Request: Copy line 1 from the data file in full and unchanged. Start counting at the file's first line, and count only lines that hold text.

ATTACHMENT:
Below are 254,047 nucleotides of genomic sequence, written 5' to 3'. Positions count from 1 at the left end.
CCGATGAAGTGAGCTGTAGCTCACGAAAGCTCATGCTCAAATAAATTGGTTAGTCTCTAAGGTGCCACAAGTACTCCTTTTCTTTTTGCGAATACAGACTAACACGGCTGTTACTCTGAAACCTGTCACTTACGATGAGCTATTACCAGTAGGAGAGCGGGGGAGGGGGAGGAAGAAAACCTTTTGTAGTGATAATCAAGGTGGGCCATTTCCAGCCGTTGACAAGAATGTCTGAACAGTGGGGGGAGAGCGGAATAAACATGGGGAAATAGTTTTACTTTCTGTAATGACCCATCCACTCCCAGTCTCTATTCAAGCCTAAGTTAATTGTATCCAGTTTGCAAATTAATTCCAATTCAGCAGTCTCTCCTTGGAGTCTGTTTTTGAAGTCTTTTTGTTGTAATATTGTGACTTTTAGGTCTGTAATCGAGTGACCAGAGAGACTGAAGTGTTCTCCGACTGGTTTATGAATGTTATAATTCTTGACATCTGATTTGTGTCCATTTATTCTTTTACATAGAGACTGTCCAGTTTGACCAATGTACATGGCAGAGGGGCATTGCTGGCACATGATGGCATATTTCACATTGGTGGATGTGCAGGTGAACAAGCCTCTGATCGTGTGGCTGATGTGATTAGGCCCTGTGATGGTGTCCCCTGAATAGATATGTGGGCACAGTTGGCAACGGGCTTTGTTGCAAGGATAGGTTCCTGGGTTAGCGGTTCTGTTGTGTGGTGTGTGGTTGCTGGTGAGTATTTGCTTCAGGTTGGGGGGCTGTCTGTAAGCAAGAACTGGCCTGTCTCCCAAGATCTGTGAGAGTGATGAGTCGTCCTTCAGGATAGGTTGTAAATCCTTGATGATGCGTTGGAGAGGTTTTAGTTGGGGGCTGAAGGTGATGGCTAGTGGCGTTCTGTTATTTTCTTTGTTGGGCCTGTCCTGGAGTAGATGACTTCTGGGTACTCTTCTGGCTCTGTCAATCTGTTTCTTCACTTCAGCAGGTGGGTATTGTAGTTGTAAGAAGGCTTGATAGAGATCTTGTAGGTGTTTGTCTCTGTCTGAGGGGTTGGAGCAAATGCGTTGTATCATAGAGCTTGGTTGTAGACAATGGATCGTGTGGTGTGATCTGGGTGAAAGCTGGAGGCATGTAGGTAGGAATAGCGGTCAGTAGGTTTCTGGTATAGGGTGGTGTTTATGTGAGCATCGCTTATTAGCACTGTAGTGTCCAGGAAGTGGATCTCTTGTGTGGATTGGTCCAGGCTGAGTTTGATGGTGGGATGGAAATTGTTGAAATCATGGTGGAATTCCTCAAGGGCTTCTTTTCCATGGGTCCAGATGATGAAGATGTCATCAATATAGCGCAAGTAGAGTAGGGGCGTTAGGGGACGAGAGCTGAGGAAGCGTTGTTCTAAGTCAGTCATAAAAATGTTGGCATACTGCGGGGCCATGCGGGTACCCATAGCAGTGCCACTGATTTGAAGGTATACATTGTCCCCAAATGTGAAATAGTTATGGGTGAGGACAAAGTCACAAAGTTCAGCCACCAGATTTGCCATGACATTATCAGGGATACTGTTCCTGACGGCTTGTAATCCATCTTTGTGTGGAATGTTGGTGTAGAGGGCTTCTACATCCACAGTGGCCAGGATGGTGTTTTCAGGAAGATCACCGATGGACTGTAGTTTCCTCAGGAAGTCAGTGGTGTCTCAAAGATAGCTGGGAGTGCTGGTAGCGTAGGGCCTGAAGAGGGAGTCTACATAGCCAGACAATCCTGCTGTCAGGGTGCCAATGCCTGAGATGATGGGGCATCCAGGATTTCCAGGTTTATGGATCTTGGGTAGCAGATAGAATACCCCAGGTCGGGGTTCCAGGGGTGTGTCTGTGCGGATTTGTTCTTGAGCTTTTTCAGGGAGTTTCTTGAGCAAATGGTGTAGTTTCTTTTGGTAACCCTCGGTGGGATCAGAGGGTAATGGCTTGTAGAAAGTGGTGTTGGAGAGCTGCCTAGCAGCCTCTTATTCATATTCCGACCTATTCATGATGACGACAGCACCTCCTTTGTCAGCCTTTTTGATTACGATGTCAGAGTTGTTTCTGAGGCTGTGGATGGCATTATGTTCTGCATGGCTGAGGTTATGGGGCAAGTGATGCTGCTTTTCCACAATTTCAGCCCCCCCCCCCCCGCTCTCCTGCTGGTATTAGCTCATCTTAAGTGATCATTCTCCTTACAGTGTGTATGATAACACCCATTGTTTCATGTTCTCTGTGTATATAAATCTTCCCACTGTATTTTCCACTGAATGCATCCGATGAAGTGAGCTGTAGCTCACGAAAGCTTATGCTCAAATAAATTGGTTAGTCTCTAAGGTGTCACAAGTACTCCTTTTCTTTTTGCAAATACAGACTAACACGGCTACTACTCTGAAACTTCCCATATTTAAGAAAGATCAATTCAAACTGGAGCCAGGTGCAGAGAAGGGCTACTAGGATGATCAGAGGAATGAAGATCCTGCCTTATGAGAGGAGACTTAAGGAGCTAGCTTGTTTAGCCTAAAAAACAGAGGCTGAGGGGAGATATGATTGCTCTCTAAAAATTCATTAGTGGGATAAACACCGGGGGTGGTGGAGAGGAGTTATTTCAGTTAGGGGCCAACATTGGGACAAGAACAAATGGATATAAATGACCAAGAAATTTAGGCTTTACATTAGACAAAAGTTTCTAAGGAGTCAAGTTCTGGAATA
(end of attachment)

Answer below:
Below are 254,047 nucleotides of genomic sequence, written 5' to 3'. Positions count from 1 at the left end.